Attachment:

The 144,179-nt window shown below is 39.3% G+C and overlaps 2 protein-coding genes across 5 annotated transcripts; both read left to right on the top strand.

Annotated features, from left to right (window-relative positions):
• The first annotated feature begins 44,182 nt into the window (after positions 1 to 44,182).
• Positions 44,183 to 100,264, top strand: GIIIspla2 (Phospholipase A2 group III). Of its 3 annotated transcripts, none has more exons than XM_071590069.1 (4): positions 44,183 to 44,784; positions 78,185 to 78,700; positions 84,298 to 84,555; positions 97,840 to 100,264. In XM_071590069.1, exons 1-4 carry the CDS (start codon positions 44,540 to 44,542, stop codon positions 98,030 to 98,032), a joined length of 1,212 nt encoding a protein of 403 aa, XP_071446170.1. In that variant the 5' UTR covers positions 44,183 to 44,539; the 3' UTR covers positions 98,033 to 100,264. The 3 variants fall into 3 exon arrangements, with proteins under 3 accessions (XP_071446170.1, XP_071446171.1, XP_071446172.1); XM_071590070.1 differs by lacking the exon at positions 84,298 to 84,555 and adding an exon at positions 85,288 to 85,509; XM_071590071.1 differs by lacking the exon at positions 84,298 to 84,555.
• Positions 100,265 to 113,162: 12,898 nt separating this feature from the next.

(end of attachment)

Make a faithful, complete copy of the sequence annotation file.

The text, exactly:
The 144,179-nt window shown below is 39.3% G+C and overlaps 2 protein-coding genes across 5 annotated transcripts; both read left to right on the top strand.

Annotated features, from left to right (window-relative positions):
• The first annotated feature begins 44,182 nt into the window (after positions 1 to 44,182).
• Positions 44,183 to 100,264, top strand: GIIIspla2 (Phospholipase A2 group III). Of its 3 annotated transcripts, none has more exons than XM_071590069.1 (4): positions 44,183 to 44,784; positions 78,185 to 78,700; positions 84,298 to 84,555; positions 97,840 to 100,264. In XM_071590069.1, exons 1-4 carry the CDS (start codon positions 44,540 to 44,542, stop codon positions 98,030 to 98,032), a joined length of 1,212 nt encoding a protein of 403 aa, XP_071446170.1. In that variant the 5' UTR covers positions 44,183 to 44,539; the 3' UTR covers positions 98,033 to 100,264. The 3 variants fall into 3 exon arrangements, with proteins under 3 accessions (XP_071446170.1, XP_071446171.1, XP_071446172.1); XM_071590070.1 differs by lacking the exon at positions 84,298 to 84,555 and adding an exon at positions 85,288 to 85,509; XM_071590071.1 differs by lacking the exon at positions 84,298 to 84,555.
• Positions 100,265 to 113,162: 12,898 nt separating this feature from the next.